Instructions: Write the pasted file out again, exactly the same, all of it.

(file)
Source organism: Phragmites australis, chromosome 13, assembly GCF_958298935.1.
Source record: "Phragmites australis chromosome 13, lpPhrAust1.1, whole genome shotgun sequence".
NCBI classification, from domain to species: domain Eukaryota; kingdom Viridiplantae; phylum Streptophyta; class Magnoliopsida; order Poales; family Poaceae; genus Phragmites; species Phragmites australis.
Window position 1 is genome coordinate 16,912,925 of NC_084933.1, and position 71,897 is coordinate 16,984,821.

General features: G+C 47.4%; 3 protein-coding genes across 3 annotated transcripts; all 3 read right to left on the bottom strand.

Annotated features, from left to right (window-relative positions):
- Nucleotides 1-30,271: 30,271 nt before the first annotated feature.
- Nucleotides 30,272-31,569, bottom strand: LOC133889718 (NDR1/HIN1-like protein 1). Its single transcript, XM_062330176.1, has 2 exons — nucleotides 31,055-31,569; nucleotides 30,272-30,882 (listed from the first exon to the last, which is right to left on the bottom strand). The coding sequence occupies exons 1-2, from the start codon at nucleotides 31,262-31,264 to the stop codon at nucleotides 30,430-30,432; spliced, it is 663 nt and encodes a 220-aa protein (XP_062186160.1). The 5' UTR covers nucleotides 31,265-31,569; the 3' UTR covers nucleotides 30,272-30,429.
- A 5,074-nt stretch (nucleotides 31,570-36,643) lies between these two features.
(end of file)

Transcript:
Source organism: Phragmites australis, chromosome 13, assembly GCF_958298935.1.
Source record: "Phragmites australis chromosome 13, lpPhrAust1.1, whole genome shotgun sequence".
NCBI classification, from domain to species: domain Eukaryota; kingdom Viridiplantae; phylum Streptophyta; class Magnoliopsida; order Poales; family Poaceae; genus Phragmites; species Phragmites australis.
Window position 1 is genome coordinate 16,912,925 of NC_084933.1, and position 71,897 is coordinate 16,984,821.

General features: G+C 47.4%; 3 protein-coding genes across 3 annotated transcripts; all 3 read right to left on the bottom strand.

Annotated features, from left to right (window-relative positions):
- Nucleotides 1-30,271: 30,271 nt before the first annotated feature.
- Nucleotides 30,272-31,569, bottom strand: LOC133889718 (NDR1/HIN1-like protein 1). Its single transcript, XM_062330176.1, has 2 exons — nucleotides 31,055-31,569; nucleotides 30,272-30,882 (listed from the first exon to the last, which is right to left on the bottom strand). The coding sequence occupies exons 1-2, from the start codon at nucleotides 31,262-31,264 to the stop codon at nucleotides 30,430-30,432; spliced, it is 663 nt and encodes a 220-aa protein (XP_062186160.1). The 5' UTR covers nucleotides 31,265-31,569; the 3' UTR covers nucleotides 30,272-30,429.
- A 5,074-nt stretch (nucleotides 31,570-36,643) lies between these two features.